Mutual funds biased preference for the parent's stock: evidence and explanation
Carlos Alves () and
Victor Mendes ()
Applied Financial Economics, 2010, vol. 20, issue 16, 1309-1320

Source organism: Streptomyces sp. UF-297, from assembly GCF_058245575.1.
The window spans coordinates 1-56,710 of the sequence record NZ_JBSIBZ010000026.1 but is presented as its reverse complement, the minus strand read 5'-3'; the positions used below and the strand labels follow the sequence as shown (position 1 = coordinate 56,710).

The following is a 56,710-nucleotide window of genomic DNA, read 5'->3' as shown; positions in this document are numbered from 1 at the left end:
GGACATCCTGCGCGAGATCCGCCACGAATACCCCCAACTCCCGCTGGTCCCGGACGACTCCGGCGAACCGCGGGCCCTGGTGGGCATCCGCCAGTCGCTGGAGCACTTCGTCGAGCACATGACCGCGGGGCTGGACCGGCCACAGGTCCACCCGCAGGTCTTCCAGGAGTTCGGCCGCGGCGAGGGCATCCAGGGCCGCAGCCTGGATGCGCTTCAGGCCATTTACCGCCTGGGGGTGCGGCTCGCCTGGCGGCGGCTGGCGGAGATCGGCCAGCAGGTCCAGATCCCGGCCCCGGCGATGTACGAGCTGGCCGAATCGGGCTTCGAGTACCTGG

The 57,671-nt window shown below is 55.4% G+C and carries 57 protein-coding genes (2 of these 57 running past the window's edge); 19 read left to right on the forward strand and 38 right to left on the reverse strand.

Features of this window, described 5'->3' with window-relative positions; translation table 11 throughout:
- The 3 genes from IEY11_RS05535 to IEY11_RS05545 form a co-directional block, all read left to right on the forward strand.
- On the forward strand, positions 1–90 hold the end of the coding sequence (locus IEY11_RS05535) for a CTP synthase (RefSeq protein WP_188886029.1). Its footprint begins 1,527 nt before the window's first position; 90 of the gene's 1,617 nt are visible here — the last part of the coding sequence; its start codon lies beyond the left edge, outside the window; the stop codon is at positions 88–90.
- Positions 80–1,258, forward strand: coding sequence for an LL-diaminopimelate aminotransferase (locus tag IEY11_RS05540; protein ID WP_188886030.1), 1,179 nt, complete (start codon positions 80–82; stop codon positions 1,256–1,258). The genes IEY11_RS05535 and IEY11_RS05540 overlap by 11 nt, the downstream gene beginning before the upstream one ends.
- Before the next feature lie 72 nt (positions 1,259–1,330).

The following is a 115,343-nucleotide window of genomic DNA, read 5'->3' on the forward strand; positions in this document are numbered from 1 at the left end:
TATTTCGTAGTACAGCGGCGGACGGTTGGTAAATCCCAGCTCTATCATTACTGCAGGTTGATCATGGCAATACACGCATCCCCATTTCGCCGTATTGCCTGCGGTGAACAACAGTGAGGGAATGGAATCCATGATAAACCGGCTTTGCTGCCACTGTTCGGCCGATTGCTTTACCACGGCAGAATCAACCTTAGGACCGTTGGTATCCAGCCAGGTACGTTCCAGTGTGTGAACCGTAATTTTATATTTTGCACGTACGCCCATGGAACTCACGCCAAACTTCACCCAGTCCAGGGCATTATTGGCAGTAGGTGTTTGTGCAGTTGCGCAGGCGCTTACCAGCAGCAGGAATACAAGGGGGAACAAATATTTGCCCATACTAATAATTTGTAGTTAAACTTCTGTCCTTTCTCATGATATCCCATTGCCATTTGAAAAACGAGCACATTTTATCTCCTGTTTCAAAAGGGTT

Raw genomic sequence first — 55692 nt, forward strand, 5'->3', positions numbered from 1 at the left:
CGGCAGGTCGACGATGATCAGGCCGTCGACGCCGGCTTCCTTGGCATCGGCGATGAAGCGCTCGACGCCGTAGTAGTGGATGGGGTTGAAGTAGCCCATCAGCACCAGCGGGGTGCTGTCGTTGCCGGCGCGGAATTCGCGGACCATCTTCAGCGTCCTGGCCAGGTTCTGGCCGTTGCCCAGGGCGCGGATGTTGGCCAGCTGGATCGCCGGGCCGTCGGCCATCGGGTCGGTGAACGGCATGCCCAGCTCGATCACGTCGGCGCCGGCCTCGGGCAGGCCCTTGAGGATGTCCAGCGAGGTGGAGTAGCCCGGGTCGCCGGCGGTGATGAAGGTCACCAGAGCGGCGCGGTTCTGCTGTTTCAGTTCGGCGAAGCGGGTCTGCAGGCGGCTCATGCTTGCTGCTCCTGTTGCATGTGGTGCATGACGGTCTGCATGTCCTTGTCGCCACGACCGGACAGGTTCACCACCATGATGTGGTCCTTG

The potential manager-investor conflict of interests in mutual funds is a classic agency problem. Using a database from Portugal, we show that mutual funds tend to overweight the stocks issued by their parent and underweigh the stocks of competitors. This cannot be explained by performance, risk, securities' characteristics or information advantage; funds invest in the stock of their parent company especially when there is widespread selling, and avoid selling them when the stock is experiencing low performance. This agency relationship is costly for fund investors: compared with the competitor's stock, the parent's stock underperforms after being acquired by the fund.
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